And for many of us who can’t afford an $8000+ price tag, that’s exactly what we’ll continue doing…and doing…and doing…
I’ve been following the CGRP research and trials with both hope and trepidation–hope because they’re the first drugs developed specifically for migraine prevention and have shown a great deal of promise, and trepidation because the projected price tag is astronomical for the average sufferer.
This article gives a lower projected price than many I’ve seen, but it’s still far beyond reach for many of us.
How long will we have hope extended with one hand and snatched away with the other? Many of us with chronic migraine are disabled and unemployed due to this terrible disease. We can’t afford many CURRENT treatments with a much lower price tag, much less this one.
What good is a highly promising medication if those who need it most can’t afford it?
Most people think of migraine as headaches. But head pain is commonly accompanied by severe, disabling symptoms like nausea, vomiting, dizziness and sensitivity to light, sounds and smells. The disease is far more widespread than realized: About 38 million Americans, or 12% of the population, have them, according to the non-profit Migraine Research Foundation.
But treatment options are limited. Just a handful of drugs were developed specifically for migraine, though drugs for other conditions including blood pressure and epilepsy have been found to work, too. Still, there haven’t been any new drugs in development for some time, experts say.
A promising new group of drugs, named after calcitonin gene-related peptide (CGRP), a neurotransmitter tied to migraine, has changed that. CGRP drugs are being developed both to prevent migraines before they happen, and to stop attacks once they occur.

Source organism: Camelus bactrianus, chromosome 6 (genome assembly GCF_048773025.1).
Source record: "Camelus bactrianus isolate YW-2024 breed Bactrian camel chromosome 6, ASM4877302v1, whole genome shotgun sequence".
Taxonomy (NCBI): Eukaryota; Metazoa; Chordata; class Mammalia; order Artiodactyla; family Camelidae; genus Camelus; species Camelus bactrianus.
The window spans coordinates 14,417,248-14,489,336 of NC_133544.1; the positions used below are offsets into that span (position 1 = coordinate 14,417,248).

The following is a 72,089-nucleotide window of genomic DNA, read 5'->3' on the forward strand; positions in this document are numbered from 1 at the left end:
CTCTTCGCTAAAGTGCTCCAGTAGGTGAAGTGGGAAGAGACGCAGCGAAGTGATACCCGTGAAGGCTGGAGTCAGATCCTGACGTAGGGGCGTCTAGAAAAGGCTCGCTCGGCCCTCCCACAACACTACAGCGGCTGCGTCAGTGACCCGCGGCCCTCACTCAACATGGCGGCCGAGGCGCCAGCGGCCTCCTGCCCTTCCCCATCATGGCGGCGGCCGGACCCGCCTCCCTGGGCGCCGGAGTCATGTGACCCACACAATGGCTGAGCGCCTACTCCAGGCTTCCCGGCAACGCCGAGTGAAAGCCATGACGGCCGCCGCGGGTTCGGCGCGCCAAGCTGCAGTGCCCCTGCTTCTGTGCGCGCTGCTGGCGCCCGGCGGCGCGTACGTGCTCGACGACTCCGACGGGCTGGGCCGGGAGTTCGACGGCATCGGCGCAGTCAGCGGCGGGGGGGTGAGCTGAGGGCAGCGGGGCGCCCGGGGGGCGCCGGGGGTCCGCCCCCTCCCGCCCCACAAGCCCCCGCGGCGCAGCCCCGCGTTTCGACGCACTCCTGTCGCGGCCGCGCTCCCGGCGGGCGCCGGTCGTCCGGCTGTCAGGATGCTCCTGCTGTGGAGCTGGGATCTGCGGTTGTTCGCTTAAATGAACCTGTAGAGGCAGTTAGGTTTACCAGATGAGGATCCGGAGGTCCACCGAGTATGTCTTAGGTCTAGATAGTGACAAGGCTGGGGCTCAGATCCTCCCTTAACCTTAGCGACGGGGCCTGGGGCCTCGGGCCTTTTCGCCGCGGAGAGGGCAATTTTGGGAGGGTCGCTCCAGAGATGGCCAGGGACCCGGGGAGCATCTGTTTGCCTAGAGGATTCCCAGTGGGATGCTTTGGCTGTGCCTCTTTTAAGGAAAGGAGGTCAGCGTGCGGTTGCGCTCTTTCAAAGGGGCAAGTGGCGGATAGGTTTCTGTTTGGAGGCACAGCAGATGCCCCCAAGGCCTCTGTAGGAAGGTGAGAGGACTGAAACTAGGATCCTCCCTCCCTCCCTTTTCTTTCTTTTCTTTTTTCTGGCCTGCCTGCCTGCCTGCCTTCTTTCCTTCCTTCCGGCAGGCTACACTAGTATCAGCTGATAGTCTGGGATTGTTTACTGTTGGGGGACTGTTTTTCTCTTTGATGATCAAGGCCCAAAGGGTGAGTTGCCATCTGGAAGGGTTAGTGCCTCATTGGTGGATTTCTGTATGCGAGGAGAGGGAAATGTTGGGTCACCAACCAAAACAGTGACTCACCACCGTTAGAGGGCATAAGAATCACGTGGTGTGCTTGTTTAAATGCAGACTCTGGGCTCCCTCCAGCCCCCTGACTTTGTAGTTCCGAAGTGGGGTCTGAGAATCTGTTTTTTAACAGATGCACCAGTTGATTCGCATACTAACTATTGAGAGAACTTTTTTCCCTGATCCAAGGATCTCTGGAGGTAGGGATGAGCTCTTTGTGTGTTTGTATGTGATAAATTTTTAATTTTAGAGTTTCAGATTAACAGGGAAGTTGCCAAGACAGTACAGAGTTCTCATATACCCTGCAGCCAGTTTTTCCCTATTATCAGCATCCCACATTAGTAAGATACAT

The former category is closest to being available for patients. About seven million patients would likely get the treatment, estimates Evercore ISI analyst Umer Raffat, with an $8 billion to $10 billion potential market size.
Alder BioPharmaceuticals Inc. ALDR, -0.85% is also developing a preventive CGRP drug, and further research on the drug class is expected at the American Headache Society’s annual meeting, which began Thursday and runs through Sunday.
But price and access remain a persistent question. Projections begin at about $8,500, concerning patients and headache experts alike.
Dr. Lawrence Newman, director of the headache division at NYU Langone Medical Center and immediate past president of the American Headache Society, says that could add on to the “double whammy” of having migraines, which describes the symptoms and stigma patients face.
“I’m concerned that the patient will again be exposed to that double whammy,” he said. “They’re made to suffer because of the disease they have and because the insurance company won’t allow them access to a potentially effective therapy.”
Read the full article at New migraine drugs have promise — and a $8,500 price tag.
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